The Galleon - Portsmouth's Student Newspaper

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Travel

The Hidden Treasure Chest that is Budapest

Cheap food, great statues and baths for days

The end of term is drawing nearer, deadlines are getting worryingly closer but the peak of summer has just risen over the horizon. Crack out the sunglasses, the shorts and a cold beer – it’s almost holiday season.

The place to visit this year is none other than Budapest, the capital of Hungary. Home to some of the best bars, baths and booze in Central Europe.

“Budapest’s most significant highlights is its Hungarian Baths”

Flights to Hungary are as cheap as chips, but why travel with a small hand luggage bag and
cramped seats and not even a free bag of nuts when it is possible to travel in style instead? Take
the train! It may seem like a long way – which it is – but the comfort and adventure along the speeding tracks on the Eurostar from London to Paris is worth it every time.Time it right and you can get the next train soon after. It is a long one, but with leg room even Peter Crouch would be thankful for, a few episodes downloaded on Netflix and a good book (something not on the reading list), the five hour train journey to Munich will fly by. Experience some of Europe’s most beautiful countryside as you zoom past luscious fields and quaint towns which can’t always be enjoyed from the air.This is where it gets interesting – take an overnight sleeper train from Munich straight to the
heart of Budapest. Think less Hogwarts Express and more sleepover style where there is a choice of either two, four or six couchettes – bunk bed style. Yes, the cabin can feel cramped, but with
the motion of the train lulling everybody to the land of nod, it won’t even be noticeable until morning
when an attendant brings you breakfast.
Like most major cities, Budapest is not short of hostels. Many are within walking distance of
the main city centre. Stroll down the long roads, and take a moment to stop and admire the architecture. Look up. Lots of the shop fronts along the roads look modern and fairly average, but it is surprising to see more classic gothic architecture the higher the building rises. It is the perfect collaboration between old and new – much like the rest of Hungary.Budapest’s most significant highlights is its Hungarian Baths. For ultimate relaxation – look no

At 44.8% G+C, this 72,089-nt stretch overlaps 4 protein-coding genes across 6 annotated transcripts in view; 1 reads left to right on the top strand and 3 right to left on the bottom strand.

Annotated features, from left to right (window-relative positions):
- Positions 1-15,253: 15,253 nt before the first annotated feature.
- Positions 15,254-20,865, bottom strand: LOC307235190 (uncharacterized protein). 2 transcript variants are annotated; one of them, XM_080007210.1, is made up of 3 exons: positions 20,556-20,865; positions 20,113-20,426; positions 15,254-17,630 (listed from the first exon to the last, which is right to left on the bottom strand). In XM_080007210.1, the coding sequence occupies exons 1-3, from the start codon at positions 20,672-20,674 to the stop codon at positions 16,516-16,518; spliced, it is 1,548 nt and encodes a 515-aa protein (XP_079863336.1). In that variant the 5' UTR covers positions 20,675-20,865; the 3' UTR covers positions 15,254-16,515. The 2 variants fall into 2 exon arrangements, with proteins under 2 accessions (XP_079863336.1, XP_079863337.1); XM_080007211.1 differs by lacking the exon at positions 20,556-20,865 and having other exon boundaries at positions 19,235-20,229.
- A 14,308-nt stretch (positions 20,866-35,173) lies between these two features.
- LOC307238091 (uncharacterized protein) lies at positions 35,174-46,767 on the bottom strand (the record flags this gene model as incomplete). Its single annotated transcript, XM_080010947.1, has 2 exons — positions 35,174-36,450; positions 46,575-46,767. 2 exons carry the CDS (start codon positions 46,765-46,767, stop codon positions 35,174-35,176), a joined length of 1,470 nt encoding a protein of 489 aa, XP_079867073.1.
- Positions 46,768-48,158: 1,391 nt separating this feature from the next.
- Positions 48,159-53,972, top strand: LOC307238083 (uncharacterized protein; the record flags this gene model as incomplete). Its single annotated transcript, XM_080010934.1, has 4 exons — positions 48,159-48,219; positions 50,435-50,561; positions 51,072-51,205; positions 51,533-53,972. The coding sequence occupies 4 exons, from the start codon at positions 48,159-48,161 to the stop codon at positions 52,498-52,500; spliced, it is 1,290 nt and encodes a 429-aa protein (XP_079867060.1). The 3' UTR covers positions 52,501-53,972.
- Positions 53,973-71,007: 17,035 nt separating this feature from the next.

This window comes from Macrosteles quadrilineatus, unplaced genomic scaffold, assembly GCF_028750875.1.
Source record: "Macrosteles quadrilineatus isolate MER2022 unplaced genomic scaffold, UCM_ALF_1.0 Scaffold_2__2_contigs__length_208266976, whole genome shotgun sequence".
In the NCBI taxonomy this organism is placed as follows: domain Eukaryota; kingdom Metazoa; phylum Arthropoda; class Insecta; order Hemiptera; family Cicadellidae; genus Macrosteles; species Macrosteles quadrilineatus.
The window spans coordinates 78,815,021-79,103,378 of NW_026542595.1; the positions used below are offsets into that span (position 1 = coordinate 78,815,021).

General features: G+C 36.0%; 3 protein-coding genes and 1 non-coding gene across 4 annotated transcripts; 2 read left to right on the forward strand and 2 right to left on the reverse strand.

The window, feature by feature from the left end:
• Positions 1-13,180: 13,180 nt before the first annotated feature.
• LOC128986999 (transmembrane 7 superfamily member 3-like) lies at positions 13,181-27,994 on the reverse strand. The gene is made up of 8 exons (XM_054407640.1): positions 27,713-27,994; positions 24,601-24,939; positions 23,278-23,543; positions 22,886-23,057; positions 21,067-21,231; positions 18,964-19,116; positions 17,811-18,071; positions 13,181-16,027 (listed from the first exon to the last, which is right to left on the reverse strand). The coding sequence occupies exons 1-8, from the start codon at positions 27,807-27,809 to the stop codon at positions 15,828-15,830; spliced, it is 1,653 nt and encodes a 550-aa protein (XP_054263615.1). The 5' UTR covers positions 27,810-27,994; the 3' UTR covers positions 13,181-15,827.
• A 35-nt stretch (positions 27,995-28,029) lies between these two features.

further. Step away from the most touristy of the many baths in Budapest, and visit the
gorgeous Gellért Baths. With 4 different hot pools at temperatures as hot as 40°C, your mind and body will relax as all the stress of university melts away.There are also two steam rooms and two saunas. Some may find this too hot, so instead why not take a dunk in the 2°C ice plunge pool which is certain to revive you.If Budapest’s baths are the highlight of the trip, take a visit the Rudas Baths for a night time swim as they are open from 10pm to 4am. Again, multiple hot pools, saunas and steam rooms to choose from – including more ice buckets.

The highlight is without a doubt, the rooftop pool. Warmed to the perfect temperature, forget all your worries as you look over the river which is adorned with a thousand gleaming lights on the bridges and enjoy the best view in Budapest.

“Pest is the most popular side of the city for bar-hoppers and feel good vibes, and Buda, with the castle and art gallery is more the culture vultures territory.”

A visit to Budapest’s Ruin Bar is almost a must. After the uprising, many buildings throughout the city, especially the Jewish Quarter, were left derelict. The first of the ruin bars is Szimpla Kert, famous for its eclectic and bizarre interior. Mingle with the locals and boogie with the tourists whilst taking in the surroundings. Like a strange museum, the design is a collection of random items all put together to create an almost wonderland and labyrinthian layout, which I’m sure won’t help when drinking the cheap beer the bars have to offer.

The city is split into two main parts – Buda and Pest. Pest is the most popular side of the city for bar-hoppers and feel good vibes, and Buda, with the castle and art gallery is more the culture vultures territory. That is not to say Buda is not worth the visit. Take the funicular up Buda Hill to the castle and spend a morning visiting the gallery. Well explained and captivating, if it’s not the art, it is definitely the views you’ll be looking at. Wander 10 minutes to the Fisherman’s Bastion for hot chocolate and a view.

On the other side of the river, it is imperative to see the Hungarian Parliament Building.
Known for being one of the most beautiful government buildings in Europe, it’s breath-taking
Gothic Revival-style edifice is astounding with its amount of detail.

A little way on from the Parliament building is one of the most moving memorials: shoes on the Danube Bank. Conceived by Can Togay, the shoes are to honour those killed by the Arrow Cross, a fascist movement in World War Two. The Jewish people were ordered to take off their shoes
before being shot and falling into the river, leaving their shoes behind them on the bank.
Many people, tourists and locals alike visit the memorial to pay their respects, lighting
candles and placing them inside the shoes. As the sun sets over the river, the candles glow
in the dusk.

Budapest offers more than just history and culture – it offers the hospitality of its people, architecture which will blow even Barcelona out of the water and views of the city which no Instagram post could ever capture.

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